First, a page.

Also i chose Hugs because it offers a little bit more features than winghci such as code browsing. I DO wonder if these two are compatible or not, especially for third party libraries. The other day i've installed a library and winghci found it but not Hugs. –  osager Nov 26 '11 at 0:17
    
Thanks. This was also the only place I found the semi-colon, e.g. let a = 1; b = 2 in ... –  vikingsteve Feb 25 '14 at 10:42

In do notation, you can indeed use let with and without in. For it to be equivalent (in your case, I'll later show an example where you need to add a second do and thus more indentation), you need to indent it as you discovered (if you're using layout - if you use explicit braces and semicolons, they're exactly equivalent).

To understand why it's equivalent, you have to actually grok monads (at least to some degree) and look at the desugaring rules for do notation. In particular, code like this:

do let x = ...
   stmts -- the rest of the do block

is translated to let x = ... in do { stmts }. In your case, stmts = print (problem_8 digits). Evaluating the whole desugared let binding results in an IO action (from print $ ...). And here, you need understanding of monads to intuitively agree that there's no difference between do notations and "regular" language elements describing a computation resulting in monadic values.

As for both why are possible: Well, let ... in ... has a broad range of applications (most of which have nothing to do with monads in particular), and a long history to boot. let without in for do notation, on the other hand, seems to be nothing but a small piece of syntactic sugar. The advantage is obvious: You can bind the results of pure (as in, not monadic) computations to a name without resorting to a pointless val <- return $ ... and without splitting up the do block in two:

do stuff
   let val = ...
    in do more
          stuff $ using val

The reason you don't need an extra do block for what follows the let is that you only got a single line. Remember, do e is e.

Regarding your edit: digit being visible in the next line is the whole point. And there's no exception for it or anything. do notation becomes one single expression, and let works just fine in a single expression. where is only needed for things which aren't expressions.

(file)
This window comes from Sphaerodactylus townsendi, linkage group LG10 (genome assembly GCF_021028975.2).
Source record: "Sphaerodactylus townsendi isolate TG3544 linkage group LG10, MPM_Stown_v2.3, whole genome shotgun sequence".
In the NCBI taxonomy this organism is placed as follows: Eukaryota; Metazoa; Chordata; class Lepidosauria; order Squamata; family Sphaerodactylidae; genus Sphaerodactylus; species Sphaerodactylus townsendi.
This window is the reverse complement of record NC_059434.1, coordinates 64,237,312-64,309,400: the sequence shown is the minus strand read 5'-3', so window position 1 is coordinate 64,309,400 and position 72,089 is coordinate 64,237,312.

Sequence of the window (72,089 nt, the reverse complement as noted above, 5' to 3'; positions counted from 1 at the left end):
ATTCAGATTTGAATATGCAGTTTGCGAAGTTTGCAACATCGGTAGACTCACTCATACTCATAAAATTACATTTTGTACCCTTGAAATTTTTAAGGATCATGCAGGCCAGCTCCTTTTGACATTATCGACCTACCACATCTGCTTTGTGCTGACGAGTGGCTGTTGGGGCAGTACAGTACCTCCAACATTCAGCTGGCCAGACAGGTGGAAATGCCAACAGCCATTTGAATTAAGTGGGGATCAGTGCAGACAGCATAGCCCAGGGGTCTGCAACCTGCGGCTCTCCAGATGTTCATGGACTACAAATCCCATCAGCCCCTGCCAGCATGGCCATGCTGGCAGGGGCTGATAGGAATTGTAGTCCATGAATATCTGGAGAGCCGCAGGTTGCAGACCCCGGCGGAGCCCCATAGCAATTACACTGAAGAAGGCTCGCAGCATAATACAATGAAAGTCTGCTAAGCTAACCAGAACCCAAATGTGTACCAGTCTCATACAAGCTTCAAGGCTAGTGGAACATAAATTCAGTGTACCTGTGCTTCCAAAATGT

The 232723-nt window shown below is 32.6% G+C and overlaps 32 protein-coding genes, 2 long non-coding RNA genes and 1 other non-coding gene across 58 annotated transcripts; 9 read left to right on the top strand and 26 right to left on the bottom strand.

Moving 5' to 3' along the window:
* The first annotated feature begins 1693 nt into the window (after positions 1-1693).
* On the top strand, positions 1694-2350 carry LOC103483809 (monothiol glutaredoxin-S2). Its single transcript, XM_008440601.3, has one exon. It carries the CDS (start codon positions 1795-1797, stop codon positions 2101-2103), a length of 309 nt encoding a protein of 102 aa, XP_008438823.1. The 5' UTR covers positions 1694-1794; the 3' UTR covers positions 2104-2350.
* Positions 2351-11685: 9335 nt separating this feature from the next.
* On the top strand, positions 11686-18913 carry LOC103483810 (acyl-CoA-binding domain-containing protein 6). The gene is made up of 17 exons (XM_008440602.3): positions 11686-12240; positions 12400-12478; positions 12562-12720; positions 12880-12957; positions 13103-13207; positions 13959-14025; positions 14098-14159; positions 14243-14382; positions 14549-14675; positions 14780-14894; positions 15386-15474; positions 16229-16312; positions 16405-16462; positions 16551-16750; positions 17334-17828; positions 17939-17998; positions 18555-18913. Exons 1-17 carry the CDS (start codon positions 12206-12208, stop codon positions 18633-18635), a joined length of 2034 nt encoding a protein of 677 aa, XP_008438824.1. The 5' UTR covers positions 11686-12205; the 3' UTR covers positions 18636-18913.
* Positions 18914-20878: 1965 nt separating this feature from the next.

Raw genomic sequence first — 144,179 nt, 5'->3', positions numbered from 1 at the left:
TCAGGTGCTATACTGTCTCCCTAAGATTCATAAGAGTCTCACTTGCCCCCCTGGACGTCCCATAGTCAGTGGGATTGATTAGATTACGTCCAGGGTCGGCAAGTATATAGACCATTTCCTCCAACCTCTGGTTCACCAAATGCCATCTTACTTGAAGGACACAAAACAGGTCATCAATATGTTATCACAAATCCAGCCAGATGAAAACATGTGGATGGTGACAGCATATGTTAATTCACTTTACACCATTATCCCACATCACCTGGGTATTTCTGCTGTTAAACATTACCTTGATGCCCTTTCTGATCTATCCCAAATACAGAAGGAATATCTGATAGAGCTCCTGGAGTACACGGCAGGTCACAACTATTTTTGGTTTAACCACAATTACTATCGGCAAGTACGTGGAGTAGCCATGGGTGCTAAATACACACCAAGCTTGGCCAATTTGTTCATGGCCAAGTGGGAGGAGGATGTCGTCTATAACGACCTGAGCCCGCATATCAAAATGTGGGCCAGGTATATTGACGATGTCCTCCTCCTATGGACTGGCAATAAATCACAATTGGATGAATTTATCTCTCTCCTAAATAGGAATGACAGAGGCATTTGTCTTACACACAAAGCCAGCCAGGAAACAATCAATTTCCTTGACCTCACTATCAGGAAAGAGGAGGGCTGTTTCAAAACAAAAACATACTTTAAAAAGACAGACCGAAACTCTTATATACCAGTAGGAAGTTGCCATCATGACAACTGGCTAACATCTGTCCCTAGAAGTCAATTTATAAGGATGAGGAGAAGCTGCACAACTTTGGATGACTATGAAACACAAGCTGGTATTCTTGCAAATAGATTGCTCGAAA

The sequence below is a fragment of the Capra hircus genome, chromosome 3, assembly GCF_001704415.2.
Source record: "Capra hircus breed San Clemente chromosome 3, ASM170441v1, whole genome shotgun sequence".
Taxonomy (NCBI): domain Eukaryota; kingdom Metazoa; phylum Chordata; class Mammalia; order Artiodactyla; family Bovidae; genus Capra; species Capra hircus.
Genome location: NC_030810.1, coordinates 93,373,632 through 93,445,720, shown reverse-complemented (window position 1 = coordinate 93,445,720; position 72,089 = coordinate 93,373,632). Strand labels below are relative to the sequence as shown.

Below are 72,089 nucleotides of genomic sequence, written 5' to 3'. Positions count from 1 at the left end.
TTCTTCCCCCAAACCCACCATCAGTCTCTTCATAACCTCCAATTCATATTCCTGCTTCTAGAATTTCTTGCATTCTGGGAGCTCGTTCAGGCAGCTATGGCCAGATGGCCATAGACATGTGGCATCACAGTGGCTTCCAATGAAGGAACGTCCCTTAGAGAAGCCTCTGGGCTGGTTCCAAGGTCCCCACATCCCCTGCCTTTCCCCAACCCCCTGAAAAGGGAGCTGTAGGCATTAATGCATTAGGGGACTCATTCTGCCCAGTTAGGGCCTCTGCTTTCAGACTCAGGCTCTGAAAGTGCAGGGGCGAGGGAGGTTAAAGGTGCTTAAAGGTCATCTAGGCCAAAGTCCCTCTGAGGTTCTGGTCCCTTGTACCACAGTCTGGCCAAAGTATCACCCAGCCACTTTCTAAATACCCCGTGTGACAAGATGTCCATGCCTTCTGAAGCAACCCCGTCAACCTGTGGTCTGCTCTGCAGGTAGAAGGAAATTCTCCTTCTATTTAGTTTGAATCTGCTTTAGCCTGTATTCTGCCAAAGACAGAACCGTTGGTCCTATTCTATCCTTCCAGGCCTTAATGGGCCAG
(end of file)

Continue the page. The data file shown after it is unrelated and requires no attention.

For the sake of demonstration, I'll show the desugared version of your do block. If you aren't too familiar with monads yet (something you should change soon IMHO), ignore the >>= operator and focus on the let. Also note that indentation doesn't matter any more.

main = readFile "p8.log" >>= (\t ->
  let digits = map digitToInt $ concat $ lines t
  in print (problem_8 digits))
share|improve this answer
    
Thanks for the explanation. I'd probably hang myself before i can even reach the monad chapter. –  osager Nov 25 '11 at 22:48
    
@osager Bind and return are the 2 functions that make monads useful, but when it comes to building an understanding of what monads actually are it's better to think of them in terms of fmap and join. –  Jeremy List Mar 18 '14 at 8:23

Some beginner notes about "are following two the same".

For example, add1 is a function, that add 1 to number:

add1 :: Int -> Int
add1 x =
    let inc = 1
    in x + inc

So, it's like add1 x = x + inc with substitution inc by 1 from let keyword.

When you try to suppress in keyword

add1 :: Int -> Int
add1 x =
    let inc = 1
    x + inc

you've got parse error.

From documentation:

Within do-blocks or list comprehensions 
let { d1 ; ... ; dn } 
without `in` serves to introduce local bindings. 

Btw, there are nice explanation with many examples about what where and in keyword actually do.